Note: This is part one of a three-part essay.

Ten days after the strongest typhoon to hit the planet in recorded history made landfall in the Philippines, I flew from Albany, New York to Hong Kong for a poetry festival. Months earlier, as I coordinated my trip with the organizers, who were all strangers to me, I thought it absurd that they would want to bring an obscure Filipino writer attending graduate school in the United States to Hong Kong to do a reading of her poetry. I was, however, happy to overlook the strangeness of their invitation in exchange for a free plane ticket to a country in the same time zone as the Philippines. Filipinos could enter Hong Kong without a visa, and it was close enough to Manila, where my partner was living, which meant he could afford to travel to the festival and we could spend a week together.

When Typhoon Yolanda, known internationally as Haiyan, hit the Visayas, it pulled ships from the sea and sent them pummeling into coastal neighborhoods. It destroyed roads and farms, cut off communication lines, and wiped out entire villages. Those in evacuation centers found no refuge as the centers succumbed to the force of the typhoon. In the aftermath of the storm, survivors searched for loved ones in the ruins and among the many corpses that littered the streets. At the UN Climate Change Convention in Warsaw, the Philippines’ chief negotiator, whose hometown was in the path of the typhoon and who had yet to confirm the safety of his own family, went on hunger strike to demand specific policy changes and resource allocations to address the climate crisis. Rejecting the term “natural disaster,” he insisted that Haiyan and the like be understood as outcomes of social and economic inequity on a global scale, with the poorest of the world enduring the repercussions of unchecked progress and consumption. The death toll from Haiyan would eventually reach 6,300. The typhoon, which affected close to a fifth of the Philippine population, destroyed over a million houses and displaced 4.1 million people.

As the Philippine government’s response to the calamity shifted from silent to painfully slow, and as survivors, who were literally living among the dead, struggled with hunger and disease, I embarked on a series of flights two hours short of taking me home. On one of the flights, the attendants handed out envelopes to passengers for donations to the Filipino victims of the typhoon. I saw my partner “in real life” again at the Hong Kong airport. It seemed absurd to be alive and intact, even happy. We shared a car to the hotel with an American poet, an editor for New Directions, who was also a guest at the festival. Our small talk during the drive was sporadic. It was evening in Hong Kong, and two of us had just emerged from long-haul flights. The American poet asked after our families back home. At some point during the ride, I mentioned to him that a Filipino poet, José Garcia Villa, was an editor for New Directions in the late 1940s. I was surprised by his interest in this bit of information. Apparently, he was quite familiar with the history of the publishing house yet he had never heard of Villa. He asked me to repeat the Filipino poet’s name. The American poet promised to look him up.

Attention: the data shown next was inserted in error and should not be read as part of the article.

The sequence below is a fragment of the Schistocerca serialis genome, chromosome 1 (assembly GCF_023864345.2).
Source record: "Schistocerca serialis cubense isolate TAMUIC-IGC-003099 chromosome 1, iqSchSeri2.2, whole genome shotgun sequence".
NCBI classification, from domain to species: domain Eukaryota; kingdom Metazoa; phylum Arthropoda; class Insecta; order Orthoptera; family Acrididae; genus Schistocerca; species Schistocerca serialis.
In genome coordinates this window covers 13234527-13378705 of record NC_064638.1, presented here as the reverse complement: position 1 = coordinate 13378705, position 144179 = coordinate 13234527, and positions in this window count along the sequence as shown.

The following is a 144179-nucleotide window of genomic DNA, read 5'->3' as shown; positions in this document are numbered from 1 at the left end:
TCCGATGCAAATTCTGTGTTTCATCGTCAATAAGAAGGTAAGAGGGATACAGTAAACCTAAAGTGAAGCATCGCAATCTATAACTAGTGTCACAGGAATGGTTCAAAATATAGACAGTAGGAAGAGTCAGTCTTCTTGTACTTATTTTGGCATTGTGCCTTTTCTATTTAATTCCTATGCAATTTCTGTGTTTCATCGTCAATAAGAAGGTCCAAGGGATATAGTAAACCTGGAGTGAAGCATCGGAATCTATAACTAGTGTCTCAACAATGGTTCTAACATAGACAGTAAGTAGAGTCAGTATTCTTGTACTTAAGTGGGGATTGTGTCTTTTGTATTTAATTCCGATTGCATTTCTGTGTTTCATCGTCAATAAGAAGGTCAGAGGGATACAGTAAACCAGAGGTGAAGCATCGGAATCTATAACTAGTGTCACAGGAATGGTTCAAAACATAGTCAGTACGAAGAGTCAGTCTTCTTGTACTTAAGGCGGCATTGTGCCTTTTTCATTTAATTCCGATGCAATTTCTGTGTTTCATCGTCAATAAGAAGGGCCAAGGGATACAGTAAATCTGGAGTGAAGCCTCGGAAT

Hong Kong has the fifth highest concentration of Overseas Filipino Workers (OFWs) in the world. Of the 331,989 domestic helpers working in the country, 173,726 are Filipinos. Months before I attended the poetry festival, the Hong Kong Court of Final Appeal ruled that foreign domestic helpers, unlike all other foreigners employed in Hong Kong, could not obtain permanent residency after working in the country for seven consecutive years. Two Filipino domestic helpers had taken the fight for permanent residency to court, and the legal battle, which spanned a couple of years, culminated in the landmark decision. The Hong Kong court maintained that foreign domestic workers should not be regarded as “ordinarily resident” in the country. Its tautological logic invoked the precarity of the domestic worker’s labor as justification to keep her vulnerable, subject to deportation upon unemployment, and permanently ineligible to move her own family to the country where she works. At the festival, when people learned where I was from, the conversation often turned to Haiyan, which continued to figure prominently in the news. Occasionally, and noticeably when in the company of Americans living in Hong Kong, I was asked about the “situation” of Filipino domestic workers, a matter more contentious where we were and therefore less palatable as material for small talk than the catastrophic typhoon. That Filipinos were “the help” in Hong Kong was a reality one would be hard pressed to ignore, observed the Americans, who were mostly working in the country as translators, university professors, or teachers of English. Maids were an ordinary part of Hong Kong households. Some of the Americans, in fact, employed Filipino helpers at home. More than one of them said to me that I was the first Filipino they had met in the country who was not a domestic worker. They were unanimous in their recognition of the gulf between their position as “expatriates” and those regarded as “migrant workers.” They were equally incredulous over the Court of Final Appeal decision.